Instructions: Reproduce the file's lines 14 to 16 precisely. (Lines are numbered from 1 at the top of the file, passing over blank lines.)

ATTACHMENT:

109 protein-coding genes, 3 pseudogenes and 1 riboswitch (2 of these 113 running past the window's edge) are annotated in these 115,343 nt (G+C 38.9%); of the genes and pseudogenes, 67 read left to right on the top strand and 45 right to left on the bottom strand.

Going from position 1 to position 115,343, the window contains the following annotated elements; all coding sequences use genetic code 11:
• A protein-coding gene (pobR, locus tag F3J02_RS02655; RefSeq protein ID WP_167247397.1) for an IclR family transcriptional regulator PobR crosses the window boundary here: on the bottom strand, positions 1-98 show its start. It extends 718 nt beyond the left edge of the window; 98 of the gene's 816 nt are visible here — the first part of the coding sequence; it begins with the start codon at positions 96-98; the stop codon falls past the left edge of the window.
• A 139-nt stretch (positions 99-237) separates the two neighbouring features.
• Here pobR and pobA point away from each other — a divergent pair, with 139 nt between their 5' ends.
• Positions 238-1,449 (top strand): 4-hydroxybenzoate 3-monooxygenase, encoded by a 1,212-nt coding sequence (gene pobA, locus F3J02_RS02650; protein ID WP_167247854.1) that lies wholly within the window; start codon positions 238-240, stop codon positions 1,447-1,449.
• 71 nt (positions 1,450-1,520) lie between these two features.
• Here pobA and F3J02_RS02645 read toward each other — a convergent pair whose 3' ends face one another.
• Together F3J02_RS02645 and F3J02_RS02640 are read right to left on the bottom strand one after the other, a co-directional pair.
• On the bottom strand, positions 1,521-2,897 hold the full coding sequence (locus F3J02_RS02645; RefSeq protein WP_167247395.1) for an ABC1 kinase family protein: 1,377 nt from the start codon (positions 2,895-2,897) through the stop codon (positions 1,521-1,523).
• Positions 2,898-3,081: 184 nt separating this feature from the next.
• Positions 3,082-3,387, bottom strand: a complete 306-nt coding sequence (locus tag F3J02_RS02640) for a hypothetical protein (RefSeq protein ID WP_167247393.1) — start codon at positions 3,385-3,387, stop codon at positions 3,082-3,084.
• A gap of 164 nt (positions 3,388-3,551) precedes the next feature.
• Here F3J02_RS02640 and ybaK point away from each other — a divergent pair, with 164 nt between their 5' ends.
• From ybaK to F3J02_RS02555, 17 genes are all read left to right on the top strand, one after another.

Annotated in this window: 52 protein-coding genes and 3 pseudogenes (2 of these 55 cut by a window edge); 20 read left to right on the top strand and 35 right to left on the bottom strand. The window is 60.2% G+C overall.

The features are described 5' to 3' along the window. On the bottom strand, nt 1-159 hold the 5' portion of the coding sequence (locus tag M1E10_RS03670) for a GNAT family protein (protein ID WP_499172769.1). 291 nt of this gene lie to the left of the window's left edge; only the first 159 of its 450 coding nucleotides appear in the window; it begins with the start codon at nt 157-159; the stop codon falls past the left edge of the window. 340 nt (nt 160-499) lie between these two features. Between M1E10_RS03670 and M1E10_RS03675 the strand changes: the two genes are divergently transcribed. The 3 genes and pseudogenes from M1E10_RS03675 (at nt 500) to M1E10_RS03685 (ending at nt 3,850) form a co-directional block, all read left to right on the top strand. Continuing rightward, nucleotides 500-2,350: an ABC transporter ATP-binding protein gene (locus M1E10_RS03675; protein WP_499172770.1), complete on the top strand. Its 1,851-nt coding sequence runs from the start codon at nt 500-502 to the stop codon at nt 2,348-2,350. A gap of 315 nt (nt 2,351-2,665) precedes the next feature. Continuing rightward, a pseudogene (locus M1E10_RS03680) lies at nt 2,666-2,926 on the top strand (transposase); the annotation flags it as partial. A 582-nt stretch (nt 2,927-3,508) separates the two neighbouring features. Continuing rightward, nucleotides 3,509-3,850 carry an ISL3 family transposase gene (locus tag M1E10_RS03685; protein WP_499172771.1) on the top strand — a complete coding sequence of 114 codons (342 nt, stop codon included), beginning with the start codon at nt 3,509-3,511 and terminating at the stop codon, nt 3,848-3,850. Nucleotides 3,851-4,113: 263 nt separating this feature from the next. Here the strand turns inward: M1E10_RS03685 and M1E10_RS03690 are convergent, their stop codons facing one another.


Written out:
• Here F3J02_RS02640 and ybaK point away from each other — a divergent pair, with 164 nt between their 5' ends.
• From ybaK to F3J02_RS02555, 17 genes are all read left to right on the top strand, one after another.

Annotated in this window: 52 protein-coding genes and 3 pseudogenes (2 of these 55 cut by a window edge); 20 read left to right on the top strand and 35 right to left on the bottom strand. The window is 60.2% G+C overall.